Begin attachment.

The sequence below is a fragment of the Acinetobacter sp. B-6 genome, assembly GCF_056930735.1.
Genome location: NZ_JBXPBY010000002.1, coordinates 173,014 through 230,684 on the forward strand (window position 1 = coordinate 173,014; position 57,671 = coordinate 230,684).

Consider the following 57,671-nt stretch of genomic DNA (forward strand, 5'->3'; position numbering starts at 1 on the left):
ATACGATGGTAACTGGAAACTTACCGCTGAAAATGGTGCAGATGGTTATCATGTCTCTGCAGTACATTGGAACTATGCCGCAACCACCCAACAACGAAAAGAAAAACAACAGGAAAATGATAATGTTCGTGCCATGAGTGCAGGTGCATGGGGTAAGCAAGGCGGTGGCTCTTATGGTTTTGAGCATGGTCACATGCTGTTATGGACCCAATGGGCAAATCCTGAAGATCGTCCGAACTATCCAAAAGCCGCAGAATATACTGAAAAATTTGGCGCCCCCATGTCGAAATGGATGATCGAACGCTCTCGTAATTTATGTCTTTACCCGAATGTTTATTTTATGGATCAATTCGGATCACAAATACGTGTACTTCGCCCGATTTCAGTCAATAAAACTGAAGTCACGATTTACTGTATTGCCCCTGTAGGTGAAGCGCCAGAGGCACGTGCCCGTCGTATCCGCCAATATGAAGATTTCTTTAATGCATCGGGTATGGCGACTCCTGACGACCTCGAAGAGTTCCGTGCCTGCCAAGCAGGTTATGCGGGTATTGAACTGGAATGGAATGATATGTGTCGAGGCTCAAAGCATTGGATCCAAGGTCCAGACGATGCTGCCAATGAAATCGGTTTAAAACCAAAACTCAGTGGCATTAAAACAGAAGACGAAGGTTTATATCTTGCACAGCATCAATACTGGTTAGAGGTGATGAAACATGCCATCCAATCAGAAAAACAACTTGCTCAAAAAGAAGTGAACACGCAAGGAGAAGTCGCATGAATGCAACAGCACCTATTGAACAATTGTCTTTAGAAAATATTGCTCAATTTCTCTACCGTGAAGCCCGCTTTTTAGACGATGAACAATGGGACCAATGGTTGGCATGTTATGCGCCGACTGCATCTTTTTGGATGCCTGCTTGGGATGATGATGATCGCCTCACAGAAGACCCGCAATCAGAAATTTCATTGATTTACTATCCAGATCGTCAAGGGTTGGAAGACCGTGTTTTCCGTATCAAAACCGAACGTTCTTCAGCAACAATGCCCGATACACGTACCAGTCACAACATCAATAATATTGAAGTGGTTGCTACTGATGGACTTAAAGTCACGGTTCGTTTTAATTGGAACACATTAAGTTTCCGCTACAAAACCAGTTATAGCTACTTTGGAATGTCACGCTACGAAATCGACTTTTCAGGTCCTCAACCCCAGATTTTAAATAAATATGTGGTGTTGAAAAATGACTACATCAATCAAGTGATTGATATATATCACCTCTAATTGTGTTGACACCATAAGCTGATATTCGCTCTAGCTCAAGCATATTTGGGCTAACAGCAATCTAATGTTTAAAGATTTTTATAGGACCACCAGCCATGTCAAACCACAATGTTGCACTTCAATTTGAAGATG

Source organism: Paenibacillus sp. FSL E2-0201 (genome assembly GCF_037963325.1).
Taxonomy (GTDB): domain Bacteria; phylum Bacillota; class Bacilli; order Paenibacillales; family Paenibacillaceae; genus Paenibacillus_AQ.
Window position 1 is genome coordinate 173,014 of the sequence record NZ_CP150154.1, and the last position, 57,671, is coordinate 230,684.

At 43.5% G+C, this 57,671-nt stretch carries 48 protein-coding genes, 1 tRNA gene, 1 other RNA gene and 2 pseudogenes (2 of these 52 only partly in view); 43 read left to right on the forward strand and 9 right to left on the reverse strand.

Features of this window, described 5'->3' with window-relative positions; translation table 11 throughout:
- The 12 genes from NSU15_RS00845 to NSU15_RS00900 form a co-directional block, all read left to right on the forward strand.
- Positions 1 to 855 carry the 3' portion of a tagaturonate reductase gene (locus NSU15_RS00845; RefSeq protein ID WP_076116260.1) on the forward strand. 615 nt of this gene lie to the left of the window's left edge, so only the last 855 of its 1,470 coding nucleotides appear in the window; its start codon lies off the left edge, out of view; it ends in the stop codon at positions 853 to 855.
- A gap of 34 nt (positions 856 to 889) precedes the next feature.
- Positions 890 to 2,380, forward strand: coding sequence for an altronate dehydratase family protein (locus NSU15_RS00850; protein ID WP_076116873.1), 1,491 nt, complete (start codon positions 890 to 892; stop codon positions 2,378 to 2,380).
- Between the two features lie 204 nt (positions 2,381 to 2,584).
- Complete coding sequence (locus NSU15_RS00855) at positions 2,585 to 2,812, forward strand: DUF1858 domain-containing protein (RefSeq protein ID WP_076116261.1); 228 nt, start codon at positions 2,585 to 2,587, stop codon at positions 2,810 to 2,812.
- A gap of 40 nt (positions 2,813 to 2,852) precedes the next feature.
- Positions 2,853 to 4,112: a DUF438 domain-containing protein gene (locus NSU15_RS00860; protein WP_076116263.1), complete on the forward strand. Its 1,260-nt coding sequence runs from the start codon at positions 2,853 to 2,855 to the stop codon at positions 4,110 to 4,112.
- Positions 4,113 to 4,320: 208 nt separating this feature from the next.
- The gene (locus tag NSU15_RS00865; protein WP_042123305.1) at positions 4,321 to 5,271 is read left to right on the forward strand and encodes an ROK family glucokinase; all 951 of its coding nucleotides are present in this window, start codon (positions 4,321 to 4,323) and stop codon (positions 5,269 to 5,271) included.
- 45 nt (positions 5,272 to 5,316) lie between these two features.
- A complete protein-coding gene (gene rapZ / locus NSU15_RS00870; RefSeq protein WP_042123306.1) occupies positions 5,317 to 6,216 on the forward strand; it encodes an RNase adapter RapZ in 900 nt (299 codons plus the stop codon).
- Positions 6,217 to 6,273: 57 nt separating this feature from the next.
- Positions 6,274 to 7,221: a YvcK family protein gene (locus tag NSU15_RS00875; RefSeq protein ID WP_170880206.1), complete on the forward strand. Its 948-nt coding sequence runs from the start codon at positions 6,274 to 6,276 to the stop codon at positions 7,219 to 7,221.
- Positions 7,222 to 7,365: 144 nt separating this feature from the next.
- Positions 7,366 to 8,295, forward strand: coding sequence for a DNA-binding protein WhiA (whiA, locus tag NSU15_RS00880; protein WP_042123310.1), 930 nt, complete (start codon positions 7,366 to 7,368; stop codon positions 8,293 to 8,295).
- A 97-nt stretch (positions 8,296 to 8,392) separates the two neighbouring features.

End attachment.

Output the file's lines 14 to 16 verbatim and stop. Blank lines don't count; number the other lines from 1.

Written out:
- Between the two features lie 204 nt (positions 2,381 to 2,584).
- Complete coding sequence (locus NSU15_RS00855) at positions 2,585 to 2,812, forward strand: DUF1858 domain-containing protein (RefSeq protein ID WP_076116261.1); 228 nt, start codon at positions 2,585 to 2,587, stop codon at positions 2,810 to 2,812.
- A gap of 40 nt (positions 2,813 to 2,852) precedes the next feature.